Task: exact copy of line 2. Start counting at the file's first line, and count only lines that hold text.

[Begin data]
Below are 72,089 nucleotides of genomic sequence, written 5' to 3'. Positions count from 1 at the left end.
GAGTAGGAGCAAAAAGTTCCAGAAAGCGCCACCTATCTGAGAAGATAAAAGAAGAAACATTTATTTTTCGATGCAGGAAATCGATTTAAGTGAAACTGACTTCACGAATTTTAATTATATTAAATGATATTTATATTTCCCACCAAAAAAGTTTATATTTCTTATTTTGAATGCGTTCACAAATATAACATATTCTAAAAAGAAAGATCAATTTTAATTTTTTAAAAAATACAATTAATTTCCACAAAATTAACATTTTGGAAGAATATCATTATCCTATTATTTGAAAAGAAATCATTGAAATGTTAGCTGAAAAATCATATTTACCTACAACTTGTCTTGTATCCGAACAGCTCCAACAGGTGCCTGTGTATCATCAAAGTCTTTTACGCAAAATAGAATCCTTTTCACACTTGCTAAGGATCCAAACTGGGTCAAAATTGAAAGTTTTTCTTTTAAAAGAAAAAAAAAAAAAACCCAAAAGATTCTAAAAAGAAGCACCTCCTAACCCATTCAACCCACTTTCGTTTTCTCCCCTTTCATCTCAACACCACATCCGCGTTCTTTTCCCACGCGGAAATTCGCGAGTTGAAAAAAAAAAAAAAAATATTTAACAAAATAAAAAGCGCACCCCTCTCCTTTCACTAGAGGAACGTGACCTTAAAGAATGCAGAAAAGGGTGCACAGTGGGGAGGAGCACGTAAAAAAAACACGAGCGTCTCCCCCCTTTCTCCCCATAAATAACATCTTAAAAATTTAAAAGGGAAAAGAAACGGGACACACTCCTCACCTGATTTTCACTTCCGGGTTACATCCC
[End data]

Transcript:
GAGTAGGAGCAAAAAGTTCCAGAAAGCGCCACCTATCTGAGAAGATAAAAGAAGAAACATTTATTTTTCGATGCAGGAAATCGATTTAAGTGAAACTGACTTCACGAATTTTAATTATATTAAATGATATTTATATTTCCCACCAAAAAAGTTTATATTTCTTATTTTGAATGCGTTCACAAATATAACATATTCTAAAAAGAAAGATCAATTTTAATTTTTTAAAAAATACAATTAATTTCCACAAAATTAACATTTTGGAAGAATATCATTATCCTATTATTTGAAAAGAAATCATTGAAATGTTAGCTGAAAAATCATATTTACCTACAACTTGTCTTGTATCCGAACAGCTCCAACAGGTGCCTGTGTATCATCAAAGTCTTTTACGCAAAATAGAATCCTTTTCACACTTGCTAAGGATCCAAACTGGGTCAAAATTGAAAGTTTTTCTTTTAAAAGAAAAAAAAAAAAAACCCAAAAGATTCTAAAAAGAAGCACCTCCTAACCCATTCAACCCACTTTCGTTTTCTCCCCTTTCATCTCAACACCACATCCGCGTTCTTTTCCCACGCGGAAATTCGCGAGTTGAAAAAAAAAAAAAAAATATTTAACAAAATAAAAAGCGCACCCCTCTCCTTTCACTAGAGGAACGTGACCTTAAAGAATGCAGAAAAGGGTGCACAGTGGGGAGGAGCACGTAAAAAAAACACGAGCGTCTCCCCCCTTTCTCCCCATAAATAACATCTTAAAAATTTAAAAGGGAAAAGAAACGGGACACACTCCTCACCTGATTTTCACTTCCGGGTTACATCCC